Obama, "idealistic"? Well, so was his college buddy Bill Ayers, and the other conniving members of the Weather Underground. The kind of idealism that inspires you to draw up plans and schemantics for putting everyone in the country that you disagree with (libertarians and conservatives) in reeducation camps, and killing off all the hopeless cases. Of which I'd be one, 'cause I could never be "reeducated" to submit to that kind of authoritarianism and thuggery.

    -- Ryan

  4. My big reaction to the re-election was, "Now What?".

    I'm convinced Romney's big mistake was that he made only token efforts at connecting with the Middle Class, Lower Middle Class, Working Poor and Unemployed - he always had to wink back to the Upper Class Conservatives. And Paul Ryan turned out to a block of deadwood. Also, Mitt should've visited NY and NJ during Sandy (this would not have been impossible - I doubt he woulld've been turned away if he drove in with a convoy of food, electric generators and blankets out of his own pocket)- forget what anyone says to the contrary - he seemed very "My Pet Goat" currying favor in Florida, which turned out to be a fool's errand in the end.

    The big problem I have with Obama is that his plans for change are all dependant on the usual suspects: the same people and ideas that responsible for this mess, as if it's all bound to work over time. More tax breaks for the wealthy! More short-term employment to keep the numbers high! Rasie taxes! More incentives for outsourcing and higher cheap labor! Made in USA? Yes, but who are they REALLY hiring in the USA to make things here?

    We need to think seriously about who's in charge of all the money, we need to offer incentives that will pull the coat of companies who don't give back to the economy of this country, hiring cheap immigrant labor and outsourcing everything to avoid offering vacations, pension and health benefits and we need to stop looking at offers from people/agencies with questionable data gathered from fast food franchises and retail stores. We still have a lot of people claiming there's plenty of jobs out there - but who's REALLY getting hired and for what?

    As for all this recent spin of "The Latino vote"? Well, I didn't know so many latinos were in the Electoral college! That's very good news! Or were they refering to the popular vote? But wait a minute? That's not what's really did it..

  5. Awww, Ryan... Don't make me start regretting my vote, less than 24 hrs later!

    Rather, ask yourself who would you prefer to pick the next couple of Supreme Court Justices?

    Whatever your views (he tries to say apolitically), that's good enough reason for me!

  6. Joe,

    Never regret your vote! You made an informed decision.

    Geo mentioned having to compromise, and that's, unfortunately, what it comes down to for many (most?) of us. Supreme Court appointees are a very common deciding factor ... and understandably so.

    My post dwelled on very specific issues. These policies upset me, but I have to recognize that they're not what everyone else is focused on. And as I mentioned, Romney's proposed foreign policy and national (in)security policies were little different, so it actually makes sense to look at another factor to make a distinction and then decision. (My deal is just that I thought Obama was supposed to not be like that, and so I'm especially hard on him for it.)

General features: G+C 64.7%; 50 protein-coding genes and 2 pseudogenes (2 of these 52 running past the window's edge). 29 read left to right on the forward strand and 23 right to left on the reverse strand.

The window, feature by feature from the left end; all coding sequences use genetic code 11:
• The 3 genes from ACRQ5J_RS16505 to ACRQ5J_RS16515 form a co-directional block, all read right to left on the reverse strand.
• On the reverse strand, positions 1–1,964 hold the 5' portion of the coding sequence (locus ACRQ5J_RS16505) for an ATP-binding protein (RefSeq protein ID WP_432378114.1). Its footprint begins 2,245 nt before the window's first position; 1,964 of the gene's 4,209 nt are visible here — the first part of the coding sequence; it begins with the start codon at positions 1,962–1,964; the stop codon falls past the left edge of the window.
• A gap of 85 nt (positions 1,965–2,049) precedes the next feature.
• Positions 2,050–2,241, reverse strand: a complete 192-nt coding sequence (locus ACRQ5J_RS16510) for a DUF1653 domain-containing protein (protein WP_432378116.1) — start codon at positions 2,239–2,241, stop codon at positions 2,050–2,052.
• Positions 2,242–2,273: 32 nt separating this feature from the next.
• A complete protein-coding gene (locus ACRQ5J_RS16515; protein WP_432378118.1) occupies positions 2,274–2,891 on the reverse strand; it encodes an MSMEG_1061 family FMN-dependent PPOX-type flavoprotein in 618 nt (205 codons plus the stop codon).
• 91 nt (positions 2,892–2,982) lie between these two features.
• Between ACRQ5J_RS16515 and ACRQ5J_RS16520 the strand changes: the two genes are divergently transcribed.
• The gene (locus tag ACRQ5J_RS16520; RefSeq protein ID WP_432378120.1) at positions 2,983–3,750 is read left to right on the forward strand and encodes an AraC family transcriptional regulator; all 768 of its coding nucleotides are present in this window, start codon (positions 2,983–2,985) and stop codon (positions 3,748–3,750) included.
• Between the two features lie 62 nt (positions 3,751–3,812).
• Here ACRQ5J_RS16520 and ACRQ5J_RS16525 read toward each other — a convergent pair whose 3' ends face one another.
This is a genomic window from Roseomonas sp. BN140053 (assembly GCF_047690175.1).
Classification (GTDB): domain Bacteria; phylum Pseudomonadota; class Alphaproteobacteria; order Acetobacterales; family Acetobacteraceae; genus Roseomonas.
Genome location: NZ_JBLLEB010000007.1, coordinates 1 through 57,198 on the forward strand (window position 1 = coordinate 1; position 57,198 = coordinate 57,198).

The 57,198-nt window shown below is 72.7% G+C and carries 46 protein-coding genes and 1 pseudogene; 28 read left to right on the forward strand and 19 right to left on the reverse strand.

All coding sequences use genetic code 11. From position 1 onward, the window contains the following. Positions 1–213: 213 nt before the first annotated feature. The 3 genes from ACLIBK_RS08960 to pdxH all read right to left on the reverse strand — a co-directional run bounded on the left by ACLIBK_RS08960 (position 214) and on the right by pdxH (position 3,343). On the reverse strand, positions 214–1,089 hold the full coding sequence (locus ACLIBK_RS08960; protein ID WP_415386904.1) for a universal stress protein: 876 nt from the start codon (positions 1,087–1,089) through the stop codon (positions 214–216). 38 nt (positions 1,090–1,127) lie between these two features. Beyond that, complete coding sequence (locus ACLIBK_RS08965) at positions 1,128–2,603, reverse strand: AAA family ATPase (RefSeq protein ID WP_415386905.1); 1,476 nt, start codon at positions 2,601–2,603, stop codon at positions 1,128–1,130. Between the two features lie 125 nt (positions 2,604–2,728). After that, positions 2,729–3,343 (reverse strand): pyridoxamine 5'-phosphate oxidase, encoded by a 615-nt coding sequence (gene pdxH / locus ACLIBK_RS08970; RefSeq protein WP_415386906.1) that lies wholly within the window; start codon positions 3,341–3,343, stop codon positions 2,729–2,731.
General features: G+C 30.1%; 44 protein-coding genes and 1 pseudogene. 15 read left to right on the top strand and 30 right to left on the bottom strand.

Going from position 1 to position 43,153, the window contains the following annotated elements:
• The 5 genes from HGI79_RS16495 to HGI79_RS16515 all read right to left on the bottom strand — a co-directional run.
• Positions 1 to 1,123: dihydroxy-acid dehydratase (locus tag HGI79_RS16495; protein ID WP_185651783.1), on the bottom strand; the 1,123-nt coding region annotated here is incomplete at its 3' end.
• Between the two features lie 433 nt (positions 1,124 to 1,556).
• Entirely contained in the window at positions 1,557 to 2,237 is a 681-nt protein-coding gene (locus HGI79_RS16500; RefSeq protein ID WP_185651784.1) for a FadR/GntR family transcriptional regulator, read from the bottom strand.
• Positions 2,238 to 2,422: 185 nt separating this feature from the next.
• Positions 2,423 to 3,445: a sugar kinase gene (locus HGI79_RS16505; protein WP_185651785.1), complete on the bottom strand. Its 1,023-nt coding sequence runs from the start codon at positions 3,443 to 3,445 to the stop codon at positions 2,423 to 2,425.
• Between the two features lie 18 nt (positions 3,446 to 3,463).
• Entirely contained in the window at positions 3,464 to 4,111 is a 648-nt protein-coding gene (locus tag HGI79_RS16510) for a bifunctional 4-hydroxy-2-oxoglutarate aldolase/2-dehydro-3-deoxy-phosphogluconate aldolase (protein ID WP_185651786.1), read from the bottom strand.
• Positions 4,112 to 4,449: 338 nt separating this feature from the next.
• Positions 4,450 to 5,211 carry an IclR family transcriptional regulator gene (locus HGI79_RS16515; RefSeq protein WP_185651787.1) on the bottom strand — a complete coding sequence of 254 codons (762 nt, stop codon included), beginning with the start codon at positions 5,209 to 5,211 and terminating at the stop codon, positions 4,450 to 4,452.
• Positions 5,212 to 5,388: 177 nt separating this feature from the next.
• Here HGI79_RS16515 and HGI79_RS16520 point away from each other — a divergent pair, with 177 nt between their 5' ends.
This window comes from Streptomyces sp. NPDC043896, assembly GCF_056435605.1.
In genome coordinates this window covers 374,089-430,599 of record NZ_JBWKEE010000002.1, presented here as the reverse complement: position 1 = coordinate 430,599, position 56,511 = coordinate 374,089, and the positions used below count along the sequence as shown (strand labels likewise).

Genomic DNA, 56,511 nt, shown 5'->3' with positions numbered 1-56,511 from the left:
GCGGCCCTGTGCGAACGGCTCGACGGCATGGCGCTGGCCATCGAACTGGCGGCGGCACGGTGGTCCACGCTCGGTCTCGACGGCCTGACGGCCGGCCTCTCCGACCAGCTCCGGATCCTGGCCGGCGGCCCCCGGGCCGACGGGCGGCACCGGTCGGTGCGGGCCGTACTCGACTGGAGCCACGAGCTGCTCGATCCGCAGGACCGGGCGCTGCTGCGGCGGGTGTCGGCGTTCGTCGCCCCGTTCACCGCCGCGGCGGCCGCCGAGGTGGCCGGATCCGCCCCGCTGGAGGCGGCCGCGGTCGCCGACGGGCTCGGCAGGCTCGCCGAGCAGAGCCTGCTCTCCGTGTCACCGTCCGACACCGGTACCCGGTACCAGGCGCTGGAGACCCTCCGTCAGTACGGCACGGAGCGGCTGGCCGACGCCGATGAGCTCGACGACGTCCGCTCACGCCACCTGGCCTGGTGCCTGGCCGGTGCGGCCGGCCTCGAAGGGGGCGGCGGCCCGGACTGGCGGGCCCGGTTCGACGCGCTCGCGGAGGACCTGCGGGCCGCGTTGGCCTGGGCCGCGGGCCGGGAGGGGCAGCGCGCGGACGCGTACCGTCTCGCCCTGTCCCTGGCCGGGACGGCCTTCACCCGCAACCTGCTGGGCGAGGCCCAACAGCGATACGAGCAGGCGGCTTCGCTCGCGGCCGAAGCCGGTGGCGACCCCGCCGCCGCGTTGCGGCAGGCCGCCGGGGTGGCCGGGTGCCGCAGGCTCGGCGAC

I strongly believe that if this country's going to turn around for the better, more citizens have to reject the establishment media telling us there's only two "real" candidates in each election and to pick A or B, and instead embrace third party candidates. But at the same time, I understand why this doesn't happen, because as an election draws nearer, it's almost a survival instinct that pushes us into panic mode and we give into the "lesser of two evils" mindset.

    It's interesting to note, though, that in the third party debates this election cycle, almost all of the candidates were in complete agreement in their opposition to drone warfare and the NDAA. Imagine a world in which most left-leaning citizens voted Green and most right-leaning citizens voted Libertarian: there'd still be differences on economic policy, but our elected officials as a whole would be far more ethical and humanitarian than are those we have now when it comes to innate human rights, both at home and abroad.

    And they'd actually be able to cooperate, rather than having completely polarized House and Senate votes. (For example, Ron Paul on the right and Dennis Kucinich on the left, as two politicians who have managed to spend their careers largely sticking to their principles and not selling out to lobbyists, have at times successfully cooperated on measures they agree on.)

    -- Ryan

    1. The needless existience of a Third Party Candidate is what gave us President George W. Bush and "Senior-President" Dick Cheney.

      For better or for worse, we are a two-party system. Anyone else is just a spoiler for another candidate.

    2. On the flipside, I would say that the system is the spoiler ... for any uncorrupt, principled, honest, well-meaning person who wants to run for office.

      The two-party system that we know today wasn't taking shape until roughly a third of the way into the 1800's. The Constitution didn't mandate a two-party system. The Dems and the GOP are predominant is because that way, it's much easier for the lobbyists and corporate donors to which they're beholden to sustain their influence.

      -- Ryan